The present study highlights a series of lamina terminalis-thalamo-cortical pathways with the use of both PRV and the conventional retrograde tracer CTb; however, inherent limitations exist with both techniques. The present neuroanatomic data using PRV provides evidence of direct multisynaptic connections between the lamina terminalis and cerebral cortices. Functional studies in combination with PRV, however, are complicated by the fact that PRV infection in itself results in production of Fos protein (62); using separate groups for multisynaptic tracing and assessing function is an acceptable, alternative approach (5). In contrast, CTb can easily be used in combination with Fos protein in functional studies, albeit CTb is only useful for tracing monosynaptic relays in the brain. The lamina terminalis-thalamo-cortical connections illustrated in the present study through the use of CTb are not necessarily synaptically connected relays, as illustrated through the use of PRV. Nevertheless, the present study clearly provides novel evidence of functional lamina terminalis-thalamo-cortical connections that may be important for the emotional aspects of thirst.
PRV-labeled neurons in the subfornical organ that were connected polysynaptically to the insular and cingulate cortices were confined to the outer part of this circumventricular organ. It is likely that thirst-inducing stimuli act through neurons in this outer part and not the core of the subfornical organ because the outer part rather than the core of the subfornical organ is activated by dipsogenic stimuli such as systemic infusion of hypertonic saline or relaxin (35). The latter stimulus exerts its dipsogenic effect entirely through relaxin receptors in the subfornical organ (64). In regard to angiotensin-induced drinking, although systemic infusion of angiotensin activates neurons in both the core and outer parts of the subfornical organ, it is likely that its dipsogenic action is also mediated by neurons in the outer part. This is because direct efferent neural connections from the subfornical organ to the median preoptic nucleus signal angiotensin-mediated drinking (32), and the neurons within the periphery of the subfornical organ give rise to this connection (40, 58, 67). As well, we have observed that low systemic doses of ANG II, while activating neurons in the core of the subfornical organ, did not stimulate drinking, but higher doses that activated neurons in the outer part of the subfornical organ were dipsogenic (35).
The present study identifies functional lamina terminalis-thalamocortical circuitry that may be important for the translation of osmotic signals into arousal and affect. The use of PRV provides evidence that the lamina terminalis contains multisynaptic projections to both the insular and cingulate cortex. The use of CTb in combination with the osmotic stimulus has further identified specific nuclei involved in relaying osmotic signals along the lamina terminalis-thalamocortical circuitry. In particular, the dorsal midline of the thalamus is important for efferent signals to the insular and cingulate cortex, and additional afferent signals from the insular cortex, highlighting reciprocal thalamocortical circuitry likely involved in influencing viscerosensory reflexes and behavior. These data identify thalamocortical circuitry that may provide a neuroanatomical framework for the generation of thirst, the physiological need to drink, and the motivational drives to obtain satiation.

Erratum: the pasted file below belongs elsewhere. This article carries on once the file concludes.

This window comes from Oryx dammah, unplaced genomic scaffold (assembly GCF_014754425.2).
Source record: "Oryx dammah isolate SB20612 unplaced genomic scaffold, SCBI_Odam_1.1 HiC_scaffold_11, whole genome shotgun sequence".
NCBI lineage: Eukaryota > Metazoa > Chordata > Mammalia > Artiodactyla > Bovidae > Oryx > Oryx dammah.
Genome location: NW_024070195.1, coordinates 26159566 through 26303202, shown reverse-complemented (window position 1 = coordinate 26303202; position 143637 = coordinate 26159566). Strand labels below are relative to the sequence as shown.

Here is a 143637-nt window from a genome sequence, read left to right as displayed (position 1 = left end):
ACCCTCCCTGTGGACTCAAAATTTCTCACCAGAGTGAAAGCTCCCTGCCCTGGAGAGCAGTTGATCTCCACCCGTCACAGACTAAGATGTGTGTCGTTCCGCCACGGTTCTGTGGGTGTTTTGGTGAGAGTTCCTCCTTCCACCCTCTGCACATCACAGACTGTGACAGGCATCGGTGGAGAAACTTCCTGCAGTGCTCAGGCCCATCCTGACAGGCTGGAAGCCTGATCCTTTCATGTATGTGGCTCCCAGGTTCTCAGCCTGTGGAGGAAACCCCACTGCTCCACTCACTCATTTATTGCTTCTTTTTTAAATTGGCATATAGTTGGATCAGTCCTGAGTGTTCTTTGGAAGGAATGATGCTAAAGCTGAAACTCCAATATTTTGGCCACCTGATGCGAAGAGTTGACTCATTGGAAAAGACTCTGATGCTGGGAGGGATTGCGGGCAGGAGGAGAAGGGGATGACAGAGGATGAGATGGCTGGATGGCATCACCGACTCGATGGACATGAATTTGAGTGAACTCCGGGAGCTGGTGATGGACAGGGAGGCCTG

Perspectives and Significance
These data significantly expand our view of the neuronal circuitry that translates body fluid homeostatic information into states of arousal and affect, which ultimately result in drinking behavior. While necessarily incomplete, the proposed schema, which includes relays in the dorsal midline of the thalamus that direct information to cortical sites, represent frontiers that have not been well investigated outside imaging studies. This expanded view may complement lesion studies or cortical and subcortical pathologies that impact on drinking behavior and provide clues as to the long-sought-after loci of thirst. In a more general sense, these data also elucidate neuronal circuitry responsible for the translation of homeostatic drivers to effector mechanisms related to motivated behaviors. It should be recognized that the final cortical effector pathways identified here in relation to dehydration and thirst may be intermingled with other pathways responsive to a range of homeostatic stimuli that give rise to feelings as varied as hunger for food or the urge to inhale air. In fact it is possible given the number of modalities that have been associated with the insular and anterior cingulate cortex that motivated behaviors are derived from a mosaic of cells in these regions that are influenced by specific sensory input.
These studies were supported by the National Health and Medical Research Council (NHMRC) of Australia (ID 350437 to B. J. Oldfield and M. J. McKinley), the Robert J. Jr. and Helen C. Kleberg Foundation, and the Harold D. and Leila Mathers Trust. M. J. McKinley holds a NHMRC Fellowship (ID 454369).
The costs of publication of this article were defrayed in part by the payment of page charges. The article must therefore be hereby marked “advertisement” in accordance with 18 U.S.C. Section 1734 solely to indicate this fact.
- Copyright © 2008 the American Physiological Society